Whenever we reflect on the Church's pro-life mission, we invariably remember the great document of St. John Paul II, "Evangelium Vitae (the Gospel of Life)." And rightfully so. That encyclical will, I believe, be an important part of the Church's social teaching for many years to come.
Everyone is clear about the pope's defense of life "from conception to natural death" and the clarion call that he made in that document to oppose the threats to life at both ends of the spectrum - abortion at the beginning of life, and euthanasia at its end.
Less well-known is the context that he builds for that teaching that places what follows squarely in the teaching of the document of Vatican II called "Gaudium et Spes" - the Pastoral Constitution on the Church in the Modern World. Within the third section of "The Gospel of Life," the pope calls us to action to affirm the value of each human person made in the image of God: "every threat to human dignity and life must necessarily be felt in the Church's very heart ... and engage her in her mission of proclaiming the gospel of life in all the world and to every creature."
There should be no surprise in the fact that St. John Paul II freely and comfortably quotes Vatican II - after all, he was a bishop at the entire council, even though he was a very young bishop when the council began. In addition, his biggest contribution to the council was that he was one of the bishops who worked on "Gaudium et Spes" - the document that he always felt so easy to quote from.
He then goes on to specifically reference one of the most enduring passages from "Gaudium et Spes," and he introduces it with great delight. I have quoted it in its entirety here because I believe it to be so significant.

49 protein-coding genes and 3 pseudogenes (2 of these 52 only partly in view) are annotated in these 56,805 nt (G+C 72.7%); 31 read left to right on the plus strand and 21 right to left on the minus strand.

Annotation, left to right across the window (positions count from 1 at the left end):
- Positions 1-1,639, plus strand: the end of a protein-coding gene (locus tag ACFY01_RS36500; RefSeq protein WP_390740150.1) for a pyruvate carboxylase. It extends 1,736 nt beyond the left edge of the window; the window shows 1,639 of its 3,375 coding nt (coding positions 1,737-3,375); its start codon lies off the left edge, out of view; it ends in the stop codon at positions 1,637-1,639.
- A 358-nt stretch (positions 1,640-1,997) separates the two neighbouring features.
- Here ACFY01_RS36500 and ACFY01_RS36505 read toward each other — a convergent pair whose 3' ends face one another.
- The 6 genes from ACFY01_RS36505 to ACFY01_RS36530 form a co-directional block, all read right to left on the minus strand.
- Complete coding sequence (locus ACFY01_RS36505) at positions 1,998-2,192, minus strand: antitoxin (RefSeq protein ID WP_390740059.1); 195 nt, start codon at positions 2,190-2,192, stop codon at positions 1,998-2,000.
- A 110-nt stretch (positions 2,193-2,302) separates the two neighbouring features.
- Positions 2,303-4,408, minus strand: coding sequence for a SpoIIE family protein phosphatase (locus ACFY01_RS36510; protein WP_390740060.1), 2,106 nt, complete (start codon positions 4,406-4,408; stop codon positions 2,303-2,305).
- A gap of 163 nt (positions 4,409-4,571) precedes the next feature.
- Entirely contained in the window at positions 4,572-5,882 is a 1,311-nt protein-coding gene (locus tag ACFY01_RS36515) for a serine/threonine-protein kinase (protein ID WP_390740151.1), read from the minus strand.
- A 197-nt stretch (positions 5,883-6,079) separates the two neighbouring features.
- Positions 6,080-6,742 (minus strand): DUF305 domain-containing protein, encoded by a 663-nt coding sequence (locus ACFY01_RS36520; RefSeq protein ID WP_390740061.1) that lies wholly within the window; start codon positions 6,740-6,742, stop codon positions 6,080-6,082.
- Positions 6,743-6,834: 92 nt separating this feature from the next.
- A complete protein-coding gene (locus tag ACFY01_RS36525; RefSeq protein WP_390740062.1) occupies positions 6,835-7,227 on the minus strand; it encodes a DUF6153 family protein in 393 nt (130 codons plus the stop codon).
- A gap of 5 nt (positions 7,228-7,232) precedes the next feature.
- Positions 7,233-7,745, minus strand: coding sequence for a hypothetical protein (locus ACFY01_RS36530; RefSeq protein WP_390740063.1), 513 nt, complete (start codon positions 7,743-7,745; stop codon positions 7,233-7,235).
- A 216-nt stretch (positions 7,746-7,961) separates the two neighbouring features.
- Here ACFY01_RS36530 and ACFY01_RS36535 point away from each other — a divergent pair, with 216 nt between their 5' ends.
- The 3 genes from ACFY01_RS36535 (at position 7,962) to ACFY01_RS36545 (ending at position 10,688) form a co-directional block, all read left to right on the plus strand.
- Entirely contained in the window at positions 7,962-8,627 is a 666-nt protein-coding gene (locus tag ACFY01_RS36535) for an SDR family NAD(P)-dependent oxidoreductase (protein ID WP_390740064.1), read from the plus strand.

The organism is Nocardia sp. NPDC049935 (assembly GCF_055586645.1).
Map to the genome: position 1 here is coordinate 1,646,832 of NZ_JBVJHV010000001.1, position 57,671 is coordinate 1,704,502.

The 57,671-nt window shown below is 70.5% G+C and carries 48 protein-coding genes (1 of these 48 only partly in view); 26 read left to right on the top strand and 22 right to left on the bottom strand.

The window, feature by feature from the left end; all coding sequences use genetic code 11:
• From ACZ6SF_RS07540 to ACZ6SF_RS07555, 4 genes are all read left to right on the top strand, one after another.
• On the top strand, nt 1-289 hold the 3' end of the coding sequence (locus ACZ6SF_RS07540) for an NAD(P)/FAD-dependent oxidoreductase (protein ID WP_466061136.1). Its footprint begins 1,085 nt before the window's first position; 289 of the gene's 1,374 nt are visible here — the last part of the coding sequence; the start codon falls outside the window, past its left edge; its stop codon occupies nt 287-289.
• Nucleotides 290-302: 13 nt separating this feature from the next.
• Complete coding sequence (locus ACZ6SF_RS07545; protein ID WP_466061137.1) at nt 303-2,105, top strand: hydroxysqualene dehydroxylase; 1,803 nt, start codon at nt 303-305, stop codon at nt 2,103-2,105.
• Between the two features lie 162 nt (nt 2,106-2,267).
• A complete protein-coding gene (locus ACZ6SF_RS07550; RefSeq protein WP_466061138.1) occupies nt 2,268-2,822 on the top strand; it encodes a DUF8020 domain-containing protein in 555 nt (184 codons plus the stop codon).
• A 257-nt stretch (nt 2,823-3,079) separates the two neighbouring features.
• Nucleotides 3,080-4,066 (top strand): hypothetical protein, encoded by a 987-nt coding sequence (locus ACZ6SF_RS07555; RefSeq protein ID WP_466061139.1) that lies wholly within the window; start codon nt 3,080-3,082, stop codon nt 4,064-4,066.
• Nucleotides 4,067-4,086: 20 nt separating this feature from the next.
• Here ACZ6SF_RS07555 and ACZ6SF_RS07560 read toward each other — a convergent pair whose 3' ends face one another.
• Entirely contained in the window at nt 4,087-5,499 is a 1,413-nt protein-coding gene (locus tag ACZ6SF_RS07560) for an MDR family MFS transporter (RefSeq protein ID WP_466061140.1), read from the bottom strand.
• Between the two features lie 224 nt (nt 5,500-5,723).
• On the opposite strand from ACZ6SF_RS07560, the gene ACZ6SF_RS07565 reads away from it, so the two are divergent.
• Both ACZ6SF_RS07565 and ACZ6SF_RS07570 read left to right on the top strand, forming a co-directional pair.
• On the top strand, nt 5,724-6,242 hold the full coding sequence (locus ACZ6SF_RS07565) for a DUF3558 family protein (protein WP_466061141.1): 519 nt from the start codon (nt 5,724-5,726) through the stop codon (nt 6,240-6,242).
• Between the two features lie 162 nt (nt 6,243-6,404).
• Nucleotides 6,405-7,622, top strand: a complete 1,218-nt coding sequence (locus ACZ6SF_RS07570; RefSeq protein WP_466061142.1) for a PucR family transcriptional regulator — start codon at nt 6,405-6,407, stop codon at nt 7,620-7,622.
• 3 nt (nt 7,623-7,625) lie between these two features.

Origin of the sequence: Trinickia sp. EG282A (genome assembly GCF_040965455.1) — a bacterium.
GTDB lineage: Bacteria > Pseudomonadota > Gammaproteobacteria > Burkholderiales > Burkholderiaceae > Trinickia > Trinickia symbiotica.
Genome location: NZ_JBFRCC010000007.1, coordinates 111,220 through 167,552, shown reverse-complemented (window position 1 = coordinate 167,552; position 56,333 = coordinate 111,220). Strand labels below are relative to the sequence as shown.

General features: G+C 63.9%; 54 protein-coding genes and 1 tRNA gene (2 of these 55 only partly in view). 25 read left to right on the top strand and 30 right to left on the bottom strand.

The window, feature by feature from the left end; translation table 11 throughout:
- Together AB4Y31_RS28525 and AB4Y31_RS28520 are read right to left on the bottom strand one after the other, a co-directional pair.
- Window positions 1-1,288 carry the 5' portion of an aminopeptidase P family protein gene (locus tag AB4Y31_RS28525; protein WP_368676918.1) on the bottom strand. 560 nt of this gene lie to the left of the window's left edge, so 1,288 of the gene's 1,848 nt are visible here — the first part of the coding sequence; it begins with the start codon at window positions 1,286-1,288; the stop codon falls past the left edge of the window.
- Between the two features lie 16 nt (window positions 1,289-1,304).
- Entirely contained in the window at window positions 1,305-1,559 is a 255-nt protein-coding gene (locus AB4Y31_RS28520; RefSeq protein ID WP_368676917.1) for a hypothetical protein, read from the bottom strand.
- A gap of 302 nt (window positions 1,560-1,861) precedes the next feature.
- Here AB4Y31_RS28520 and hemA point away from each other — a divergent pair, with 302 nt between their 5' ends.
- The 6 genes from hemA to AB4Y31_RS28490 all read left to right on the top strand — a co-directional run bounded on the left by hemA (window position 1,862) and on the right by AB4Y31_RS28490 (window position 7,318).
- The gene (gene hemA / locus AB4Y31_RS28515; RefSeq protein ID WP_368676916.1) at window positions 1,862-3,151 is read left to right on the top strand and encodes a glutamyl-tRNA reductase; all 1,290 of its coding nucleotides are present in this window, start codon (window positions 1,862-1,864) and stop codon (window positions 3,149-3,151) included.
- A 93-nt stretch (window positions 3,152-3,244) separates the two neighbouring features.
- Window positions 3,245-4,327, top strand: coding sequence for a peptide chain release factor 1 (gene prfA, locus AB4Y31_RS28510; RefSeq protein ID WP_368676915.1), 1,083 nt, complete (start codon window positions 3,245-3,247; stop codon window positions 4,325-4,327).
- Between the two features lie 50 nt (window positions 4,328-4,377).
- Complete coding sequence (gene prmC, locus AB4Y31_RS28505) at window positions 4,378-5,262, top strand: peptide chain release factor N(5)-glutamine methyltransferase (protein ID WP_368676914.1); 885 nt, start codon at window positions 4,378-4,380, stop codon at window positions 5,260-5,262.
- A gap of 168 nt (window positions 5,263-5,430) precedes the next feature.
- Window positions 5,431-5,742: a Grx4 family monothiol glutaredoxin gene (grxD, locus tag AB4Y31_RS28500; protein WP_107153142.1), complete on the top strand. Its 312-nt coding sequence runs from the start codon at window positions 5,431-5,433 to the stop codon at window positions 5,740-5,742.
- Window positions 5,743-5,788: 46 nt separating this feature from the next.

"The Second Vatican Council, in a passage which retains all its relevance today, forcefully condemned a number of crimes and attacks against human life. Thirty years later, taking up the words of the council and with the same forcefulness I repeat that condemnation in the name of the whole Church, certain that I am interpreting the genuine sentiment of every upright conscience:
"Whatever is opposed to life itself, such as any type of murder, genocide, abortion, euthanasia or willful self-destruction, whatever violates the integrity of the human person, such as mutilation, torments inflicted on body or mind, attempts to coerce the will itself; whatever insults human dignity, such as subhuman living conditions, arbitrary imprisonment, deportation, slavery, prostitution, the selling of women and children; as well as disgraceful working conditions, where people are treated as mere instruments of gain rather than as free and responsible persons; all these things and others like them are infamies indeed. They poison human society, and they do more harm to those who practice them than to those who suffer from the injury. Moreover, they are a supreme dishonor to the Creator."
Contained within the list of all of the "crimes" against humanity are three categories that define the "infamies" of our day: when put in a more positive way, the Church stands to defend and proclaim life itself, the integrity of the human person, and human dignity.
During this month when we promote the pro-life teachings of the Church, we place them side by side of our defense of the integrity and dignity of human persons in one complete Gospel of Life.
Deacon Don is the diocesan director of Catholic Relief Services and can be reached at firstname.lastname@example.org.